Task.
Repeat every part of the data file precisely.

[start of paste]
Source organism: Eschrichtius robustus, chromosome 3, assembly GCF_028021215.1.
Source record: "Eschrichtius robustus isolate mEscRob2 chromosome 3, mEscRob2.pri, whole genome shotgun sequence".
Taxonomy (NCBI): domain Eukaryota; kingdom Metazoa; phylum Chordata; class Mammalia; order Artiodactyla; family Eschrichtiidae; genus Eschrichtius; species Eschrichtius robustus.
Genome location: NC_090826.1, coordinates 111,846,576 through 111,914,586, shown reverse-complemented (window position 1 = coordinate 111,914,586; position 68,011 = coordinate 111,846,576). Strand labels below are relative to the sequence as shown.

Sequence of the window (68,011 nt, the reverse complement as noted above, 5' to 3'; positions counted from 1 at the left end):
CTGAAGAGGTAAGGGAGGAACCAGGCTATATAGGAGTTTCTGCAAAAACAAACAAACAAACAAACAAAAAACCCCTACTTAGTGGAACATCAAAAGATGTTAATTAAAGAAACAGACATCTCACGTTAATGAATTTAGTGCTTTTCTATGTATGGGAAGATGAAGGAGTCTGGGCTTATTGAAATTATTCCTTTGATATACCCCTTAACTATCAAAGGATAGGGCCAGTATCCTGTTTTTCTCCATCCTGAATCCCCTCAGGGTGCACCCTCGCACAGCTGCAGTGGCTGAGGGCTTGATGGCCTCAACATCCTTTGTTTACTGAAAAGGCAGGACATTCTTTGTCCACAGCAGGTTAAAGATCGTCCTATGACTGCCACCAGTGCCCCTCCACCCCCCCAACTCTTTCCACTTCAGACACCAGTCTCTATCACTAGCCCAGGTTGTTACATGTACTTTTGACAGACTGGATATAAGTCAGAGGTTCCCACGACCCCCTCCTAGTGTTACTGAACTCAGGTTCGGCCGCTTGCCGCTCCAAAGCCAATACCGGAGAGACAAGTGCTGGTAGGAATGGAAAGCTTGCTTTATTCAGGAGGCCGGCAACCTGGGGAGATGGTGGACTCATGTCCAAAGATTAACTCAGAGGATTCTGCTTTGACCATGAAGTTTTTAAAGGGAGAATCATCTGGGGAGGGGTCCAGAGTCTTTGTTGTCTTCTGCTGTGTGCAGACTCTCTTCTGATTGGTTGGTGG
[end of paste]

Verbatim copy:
Source organism: Eschrichtius robustus, chromosome 3, assembly GCF_028021215.1.
Source record: "Eschrichtius robustus isolate mEscRob2 chromosome 3, mEscRob2.pri, whole genome shotgun sequence".
Taxonomy (NCBI): domain Eukaryota; kingdom Metazoa; phylum Chordata; class Mammalia; order Artiodactyla; family Eschrichtiidae; genus Eschrichtius; species Eschrichtius robustus.
Genome location: NC_090826.1, coordinates 111,846,576 through 111,914,586, shown reverse-complemented (window position 1 = coordinate 111,914,586; position 68,011 = coordinate 111,846,576). Strand labels below are relative to the sequence as shown.

Sequence of the window (68,011 nt, the reverse complement as noted above, 5' to 3'; positions counted from 1 at the left end):
CTGAAGAGGTAAGGGAGGAACCAGGCTATATAGGAGTTTCTGCAAAAACAAACAAACAAACAAACAAAAAACCCCTACTTAGTGGAACATCAAAAGATGTTAATTAAAGAAACAGACATCTCACGTTAATGAATTTAGTGCTTTTCTATGTATGGGAAGATGAAGGAGTCTGGGCTTATTGAAATTATTCCTTTGATATACCCCTTAACTATCAAAGGATAGGGCCAGTATCCTGTTTTTCTCCATCCTGAATCCCCTCAGGGTGCACCCTCGCACAGCTGCAGTGGCTGAGGGCTTGATGGCCTCAACATCCTTTGTTTACTGAAAAGGCAGGACATTCTTTGTCCACAGCAGGTTAAAGATCGTCCTATGACTGCCACCAGTGCCCCTCCACCCCCCCAACTCTTTCCACTTCAGACACCAGTCTCTATCACTAGCCCAGGTTGTTACATGTACTTTTGACAGACTGGATATAAGTCAGAGGTTCCCACGACCCCCTCCTAGTGTTACTGAACTCAGGTTCGGCCGCTTGCCGCTCCAAAGCCAATACCGGAGAGACAAGTGCTGGTAGGAATGGAAAGCTTGCTTTATTCAGGAGGCCGGCAACCTGGGGAGATGGTGGACTCATGTCCAAAGATTAACTCAGAGGATTCTGCTTTGACCATGAAGTTTTTAAAGGGAGAATCATCTGGGGAGGGGTCCAGAGTCTTTGTTGTCTTCTGCTGTGTGCAGACTCTCTTCTGATTGGTTGGTGG